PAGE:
Sadness Alert! This post will be painful to read.
He stood there biting his lower lip. “It is very difficult,” he said. “I cannot resign myself.”
He looked straight past me and out through the window. Then he began to cry. “I am utterly unable to resign myself.”
(from “In Another Country” by Ernest Hemingway)
Close day in Erie, Pennsylvania, but central air pacifies me. So does a Smoking Loon pinot noir. A soprano (Callas, Sutherland, Caballe?) sings something from Madame Butterfly—I think. When hunger intrudes, I’ll walk a few feet to the kitchen, open the refrigerator, and decide what not to eat. That’s how stifling my life is. I have to eliminate meal options.
I’m inexcusably comfortable but for one trifle: Aylan Kurdi drowned. A photograph of a police officer carrying him from a Turkish beach appeared on the evening news. I recognized the boy immediately, his toddler legs. He was my grandson Cole. The tender calves, the tiny sneakers!
Two hours ago, he said, “Pop, come.” He had a tennis ball that he wanted me to toss high into the air. Into the humidity, above the young tree in his front yard, the yellow globe flew, then fell to the grass. Cole bounced. Or was it Aylan?
Now, as Jussi Bjorling kills some high notes from La Boheme, I comprehend: Aylan = Cole.
If my son-in-law fled bombs with my daughter and grandchildren and lost them to water, I would want nothing more than to join him, to sit beside their graves until merciful death arrived.
I cannot resign myself. I am utterly unable to resign myself.
Or as Aylan’s father Abdullah said, “I don’t want anything else from this world. Everything I was dreaming of is gone. I want to bury my children and sit beside them until I die.”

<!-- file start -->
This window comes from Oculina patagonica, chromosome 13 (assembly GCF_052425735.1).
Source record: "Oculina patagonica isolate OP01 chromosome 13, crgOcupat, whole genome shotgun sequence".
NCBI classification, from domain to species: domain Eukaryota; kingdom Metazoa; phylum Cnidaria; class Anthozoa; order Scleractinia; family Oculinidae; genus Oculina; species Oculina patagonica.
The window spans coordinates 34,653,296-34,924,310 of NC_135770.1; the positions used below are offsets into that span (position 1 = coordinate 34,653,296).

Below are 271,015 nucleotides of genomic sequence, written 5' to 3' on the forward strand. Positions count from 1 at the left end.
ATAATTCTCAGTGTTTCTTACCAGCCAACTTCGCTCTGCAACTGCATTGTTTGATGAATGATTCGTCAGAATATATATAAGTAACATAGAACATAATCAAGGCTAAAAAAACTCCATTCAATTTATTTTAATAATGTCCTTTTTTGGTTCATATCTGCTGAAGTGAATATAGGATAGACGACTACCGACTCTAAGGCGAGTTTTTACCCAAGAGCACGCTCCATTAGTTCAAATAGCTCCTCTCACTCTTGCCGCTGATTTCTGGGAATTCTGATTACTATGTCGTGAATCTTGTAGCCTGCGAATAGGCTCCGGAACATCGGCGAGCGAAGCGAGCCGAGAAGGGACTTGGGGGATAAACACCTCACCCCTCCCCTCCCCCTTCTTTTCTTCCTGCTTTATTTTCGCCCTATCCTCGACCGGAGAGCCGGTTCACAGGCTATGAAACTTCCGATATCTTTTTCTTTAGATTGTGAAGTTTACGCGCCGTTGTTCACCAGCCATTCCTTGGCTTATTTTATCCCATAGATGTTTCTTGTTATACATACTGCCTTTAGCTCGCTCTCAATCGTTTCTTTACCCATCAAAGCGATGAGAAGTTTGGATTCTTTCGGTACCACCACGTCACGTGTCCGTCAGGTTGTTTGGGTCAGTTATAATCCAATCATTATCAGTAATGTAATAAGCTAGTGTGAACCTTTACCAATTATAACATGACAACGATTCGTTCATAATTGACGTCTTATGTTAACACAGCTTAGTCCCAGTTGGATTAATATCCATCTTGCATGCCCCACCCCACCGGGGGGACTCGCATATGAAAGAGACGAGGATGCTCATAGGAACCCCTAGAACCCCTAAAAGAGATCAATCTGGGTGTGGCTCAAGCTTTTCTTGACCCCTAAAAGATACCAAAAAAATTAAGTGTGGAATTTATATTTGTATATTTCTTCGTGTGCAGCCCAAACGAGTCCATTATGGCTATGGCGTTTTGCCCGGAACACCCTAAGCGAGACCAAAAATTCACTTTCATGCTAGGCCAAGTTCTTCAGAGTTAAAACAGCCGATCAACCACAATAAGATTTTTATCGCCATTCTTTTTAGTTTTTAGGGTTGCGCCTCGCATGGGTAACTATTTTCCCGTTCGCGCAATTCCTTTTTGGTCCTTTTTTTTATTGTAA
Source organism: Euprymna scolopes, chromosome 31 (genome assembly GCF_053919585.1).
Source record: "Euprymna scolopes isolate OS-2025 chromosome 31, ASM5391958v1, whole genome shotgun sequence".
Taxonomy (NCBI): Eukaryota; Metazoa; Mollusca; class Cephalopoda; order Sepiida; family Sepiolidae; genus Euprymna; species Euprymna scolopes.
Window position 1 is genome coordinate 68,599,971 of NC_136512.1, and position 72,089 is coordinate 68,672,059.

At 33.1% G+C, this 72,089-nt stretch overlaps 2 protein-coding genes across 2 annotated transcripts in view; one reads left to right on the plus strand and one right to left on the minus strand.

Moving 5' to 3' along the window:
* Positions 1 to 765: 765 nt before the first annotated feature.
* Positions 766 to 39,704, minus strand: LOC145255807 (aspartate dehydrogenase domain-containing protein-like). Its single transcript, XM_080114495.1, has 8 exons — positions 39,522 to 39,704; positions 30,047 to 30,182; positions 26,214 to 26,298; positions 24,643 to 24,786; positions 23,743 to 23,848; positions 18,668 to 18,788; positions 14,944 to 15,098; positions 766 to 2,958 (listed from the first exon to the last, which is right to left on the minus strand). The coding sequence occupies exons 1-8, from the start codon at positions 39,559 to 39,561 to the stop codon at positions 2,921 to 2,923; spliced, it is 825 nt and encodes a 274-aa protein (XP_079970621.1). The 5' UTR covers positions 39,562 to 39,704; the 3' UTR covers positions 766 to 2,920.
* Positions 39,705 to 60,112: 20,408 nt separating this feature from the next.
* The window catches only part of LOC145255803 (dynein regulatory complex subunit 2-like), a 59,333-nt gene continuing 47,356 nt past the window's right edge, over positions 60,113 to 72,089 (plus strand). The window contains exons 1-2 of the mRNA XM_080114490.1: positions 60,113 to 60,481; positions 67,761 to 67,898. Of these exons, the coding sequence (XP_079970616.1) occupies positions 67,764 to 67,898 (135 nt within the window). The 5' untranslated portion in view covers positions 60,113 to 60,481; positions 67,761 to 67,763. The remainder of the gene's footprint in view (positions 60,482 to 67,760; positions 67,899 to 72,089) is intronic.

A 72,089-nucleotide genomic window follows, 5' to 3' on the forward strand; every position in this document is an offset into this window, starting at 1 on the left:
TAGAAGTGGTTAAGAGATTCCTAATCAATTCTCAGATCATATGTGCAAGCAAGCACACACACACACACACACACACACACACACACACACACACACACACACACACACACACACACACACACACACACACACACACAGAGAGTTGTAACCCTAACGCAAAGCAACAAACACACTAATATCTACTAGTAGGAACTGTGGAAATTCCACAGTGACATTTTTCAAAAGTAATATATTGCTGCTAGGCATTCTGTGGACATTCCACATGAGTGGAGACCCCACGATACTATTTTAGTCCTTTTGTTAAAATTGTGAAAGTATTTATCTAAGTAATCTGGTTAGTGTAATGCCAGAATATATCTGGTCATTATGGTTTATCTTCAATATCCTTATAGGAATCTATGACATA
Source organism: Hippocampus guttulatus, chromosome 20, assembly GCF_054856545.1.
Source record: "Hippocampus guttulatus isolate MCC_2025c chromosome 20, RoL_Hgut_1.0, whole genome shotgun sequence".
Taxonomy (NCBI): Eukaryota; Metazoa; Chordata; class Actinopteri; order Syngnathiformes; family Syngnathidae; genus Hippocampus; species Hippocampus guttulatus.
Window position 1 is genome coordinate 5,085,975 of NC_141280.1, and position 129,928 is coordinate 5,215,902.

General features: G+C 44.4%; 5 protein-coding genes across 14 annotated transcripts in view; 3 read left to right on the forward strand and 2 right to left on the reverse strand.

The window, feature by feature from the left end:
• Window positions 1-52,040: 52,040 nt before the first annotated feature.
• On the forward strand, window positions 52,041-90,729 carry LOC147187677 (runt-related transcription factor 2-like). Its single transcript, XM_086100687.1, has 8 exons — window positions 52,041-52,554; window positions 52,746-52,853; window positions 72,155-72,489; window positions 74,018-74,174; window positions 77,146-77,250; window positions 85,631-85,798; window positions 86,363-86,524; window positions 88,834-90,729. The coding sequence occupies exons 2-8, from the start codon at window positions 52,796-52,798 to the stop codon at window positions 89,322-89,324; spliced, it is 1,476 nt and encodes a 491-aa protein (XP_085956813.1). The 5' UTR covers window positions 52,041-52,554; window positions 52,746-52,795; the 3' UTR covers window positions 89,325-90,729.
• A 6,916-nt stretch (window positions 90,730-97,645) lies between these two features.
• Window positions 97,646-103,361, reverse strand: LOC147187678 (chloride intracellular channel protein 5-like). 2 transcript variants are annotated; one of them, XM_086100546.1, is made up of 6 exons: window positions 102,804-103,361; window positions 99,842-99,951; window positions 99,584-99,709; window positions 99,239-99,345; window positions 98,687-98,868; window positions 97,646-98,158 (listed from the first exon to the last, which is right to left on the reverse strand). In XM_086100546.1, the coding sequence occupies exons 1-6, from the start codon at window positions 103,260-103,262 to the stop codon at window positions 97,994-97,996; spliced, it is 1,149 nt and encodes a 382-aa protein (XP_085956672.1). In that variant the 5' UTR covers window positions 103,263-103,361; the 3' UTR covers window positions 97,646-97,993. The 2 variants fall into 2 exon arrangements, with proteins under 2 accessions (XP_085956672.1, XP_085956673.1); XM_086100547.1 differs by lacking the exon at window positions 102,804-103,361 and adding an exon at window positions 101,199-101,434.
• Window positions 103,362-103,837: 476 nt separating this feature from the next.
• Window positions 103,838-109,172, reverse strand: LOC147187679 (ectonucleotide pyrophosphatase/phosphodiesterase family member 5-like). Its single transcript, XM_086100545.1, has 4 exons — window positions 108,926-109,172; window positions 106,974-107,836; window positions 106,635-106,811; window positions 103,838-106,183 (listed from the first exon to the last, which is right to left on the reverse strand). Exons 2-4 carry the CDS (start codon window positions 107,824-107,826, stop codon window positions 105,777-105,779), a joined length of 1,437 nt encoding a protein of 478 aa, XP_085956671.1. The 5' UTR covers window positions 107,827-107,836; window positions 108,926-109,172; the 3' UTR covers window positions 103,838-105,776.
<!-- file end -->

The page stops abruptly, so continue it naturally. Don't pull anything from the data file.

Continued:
Hemingway’s Senior Maggiore grieved the unexpected death of his young wife from pneumonia after he had survived war, hand maimed but otherwise viable—the absurdity, the affront.
Syria is a hemisphere away, but geography is a rationalization. Aylan in the wet sand is Cole in the wet sand. To hell with similes. Any other conclusion is bullshit, for me and for the world. Our best hope is for Aylan to be my own grandson–and your very own, too. You feel this with me, don’t you?
I want to pick that boy up off the beach and love him back to life so badly my throat burns. You, too?
The Smoking Loon is gone, and I’m hungry.
I am right beside you loving that sweet boy — my boy — back to life.
Sadly, there is not enough Smoking Loon in the world.
Absolutely right. I could probably stand a little less Smoking Loon, anyway.
This little boy is an example of man’s inhumanity to man. He belongs to all of us. Pastor John, in the words you used so often, “the good news is”…he belongs to God.
The “good news”! Thank God there’s always the good news, huh?
I do believe that kiddo is in the arms of grace, but damn–it’s too much to bear.
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